Most football sports fans in the Greater Philadelphia Area – including Abington Township and Cheltenham Township – typically cheer (and boo) the Philadelphia Eagles.
This past weekend, a number of people in this area have highlighted an altered logo representing the steel industry – a logo that many people today associate more with a NFL team, the Pittsburgh Steelers, more so than the smokestack industry.
Mr. Tim Hindes, the Principal and CEO of TrailBlaze Creative of Pittsburgh, created the logo in remembrance of the attack at the Tree of Life Synagogue and as a symbol of the strength of the people in Pittsburgh and throughout western Pennsylvania.
His statement from his Facebook Page:
“I helped some friends move from their home in Greenfield today [Saturday, October 27th]. Sirens rang out in the distance as we packed boxes into the U-Haul. It *did* seem like an excessive number of sirens to me, but as someone who lives out in the country, *any* number of sirens seem excessive. On the way home I had the first opportunity to check my phone, only to see that a shooting had take place at a synagogue a mile away from where we were packing. My heart sunk. Unfortunately, it wasn’t because of the shooting, but because (I had feared) it was fueled by hate.”
“You see, earlier this same week, a friend of mine was subject to antisemitic verbal attacks from someone in a prominent position. I had been disturbed by these events all week long and it seemed that I was seeing these same remarks now being played out in horrific fashion in front of me.”
“When I got to a point where I could, I picked up my laptop and started doodling. My intent wasn’t clear. But I doodled. As any designer will tell you, sometimes graphic design concepts come quick and other times it is quite tedious. But, I’ve found in my experiences that when design is driven by emotion, it tends to be less cerebral and happens quickly and poignantly. This was one of this cases. But it wasn’t created without meaning or thought.”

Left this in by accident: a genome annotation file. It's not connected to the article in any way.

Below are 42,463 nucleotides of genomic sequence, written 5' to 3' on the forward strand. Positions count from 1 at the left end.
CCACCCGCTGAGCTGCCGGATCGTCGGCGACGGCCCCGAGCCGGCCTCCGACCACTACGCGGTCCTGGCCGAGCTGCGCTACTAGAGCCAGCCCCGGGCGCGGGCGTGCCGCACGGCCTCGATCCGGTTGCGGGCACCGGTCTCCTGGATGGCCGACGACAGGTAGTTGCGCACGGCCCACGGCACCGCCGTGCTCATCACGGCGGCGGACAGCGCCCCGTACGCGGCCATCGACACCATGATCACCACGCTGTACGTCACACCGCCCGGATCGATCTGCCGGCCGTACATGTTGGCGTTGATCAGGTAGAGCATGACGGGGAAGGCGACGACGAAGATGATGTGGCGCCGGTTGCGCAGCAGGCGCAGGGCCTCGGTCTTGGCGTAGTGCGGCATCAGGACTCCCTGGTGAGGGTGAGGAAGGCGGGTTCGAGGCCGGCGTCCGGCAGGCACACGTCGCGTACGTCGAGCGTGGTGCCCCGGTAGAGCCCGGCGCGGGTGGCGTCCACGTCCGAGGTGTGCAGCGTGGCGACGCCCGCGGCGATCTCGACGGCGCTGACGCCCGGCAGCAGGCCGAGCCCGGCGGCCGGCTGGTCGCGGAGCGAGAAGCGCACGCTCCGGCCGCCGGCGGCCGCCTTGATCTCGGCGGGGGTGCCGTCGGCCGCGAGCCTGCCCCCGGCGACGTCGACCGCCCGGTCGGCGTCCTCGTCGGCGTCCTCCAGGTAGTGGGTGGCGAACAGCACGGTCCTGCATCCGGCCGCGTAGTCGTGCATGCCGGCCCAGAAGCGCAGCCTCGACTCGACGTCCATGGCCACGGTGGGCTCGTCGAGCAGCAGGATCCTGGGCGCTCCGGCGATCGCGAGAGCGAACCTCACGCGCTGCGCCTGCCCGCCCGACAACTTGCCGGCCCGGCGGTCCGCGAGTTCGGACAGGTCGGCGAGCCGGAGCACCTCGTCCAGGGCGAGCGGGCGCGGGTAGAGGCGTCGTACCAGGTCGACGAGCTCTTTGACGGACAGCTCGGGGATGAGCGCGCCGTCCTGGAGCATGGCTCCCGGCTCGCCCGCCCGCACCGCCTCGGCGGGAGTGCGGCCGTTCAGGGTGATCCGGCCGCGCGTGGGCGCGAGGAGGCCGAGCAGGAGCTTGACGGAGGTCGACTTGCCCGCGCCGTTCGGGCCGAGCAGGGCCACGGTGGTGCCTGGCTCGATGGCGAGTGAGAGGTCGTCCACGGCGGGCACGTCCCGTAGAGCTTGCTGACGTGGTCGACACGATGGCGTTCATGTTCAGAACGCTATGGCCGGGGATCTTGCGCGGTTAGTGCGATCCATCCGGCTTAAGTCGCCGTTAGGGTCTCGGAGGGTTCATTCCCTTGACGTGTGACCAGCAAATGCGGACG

“Before it was the logo of a globally popular football team, the three diamonds were the seal of a product which helped develop the foundation of many cities across the globe – steel. Like Pittsburgh and its residents, steel is strong. It was a perfect basis for an image of hope. Again, with antisemitism being so evident in my life this week, it was natural to include a star of David as a part of that image. The Jewish community is a thread throughout Pittsburgh’s foundation and an important and diverse part of my fantastic city.”
“Now, for anyone reading this unfamiliar with Pittsburgh, there’s something that you should know–we don’t get rattled easily. This fortitude was instilled in our community by our pierogi-pinching grandmothers who didn’t take any crap from any jag offs. We were strong before this tragedy. A tragedy like this just makes us stronger. Just like you can’t break steel, you can’t break the resiliency of a Pittsburgher. We are stronger than hate.”
“While I appreciate the requests to use this image and desire to provide me attribution, it isn’t necessary. Use it. Share it. This is an image for Pittsburgh and those who love Pittsburgh. I see every posting of this image as a WIN for love and a strike against hate. I am so touched that it has resonated with so many of you across the globe. I thank you and my city thanks you.”
“I pray for the victims, their families, and the Squirrel Hill community. I hope this small symbol demonstrates that you are not alone in your mourning and that we all love you.”
Still cheer (and, of course, boo) the Philadelphia Eagles.
But, as Mr. Hindes stated, share this “image for Pittsburgh and those who love Pittsburgh.”
Photograph is courtesy of Mr. Tim Hindes, 2018.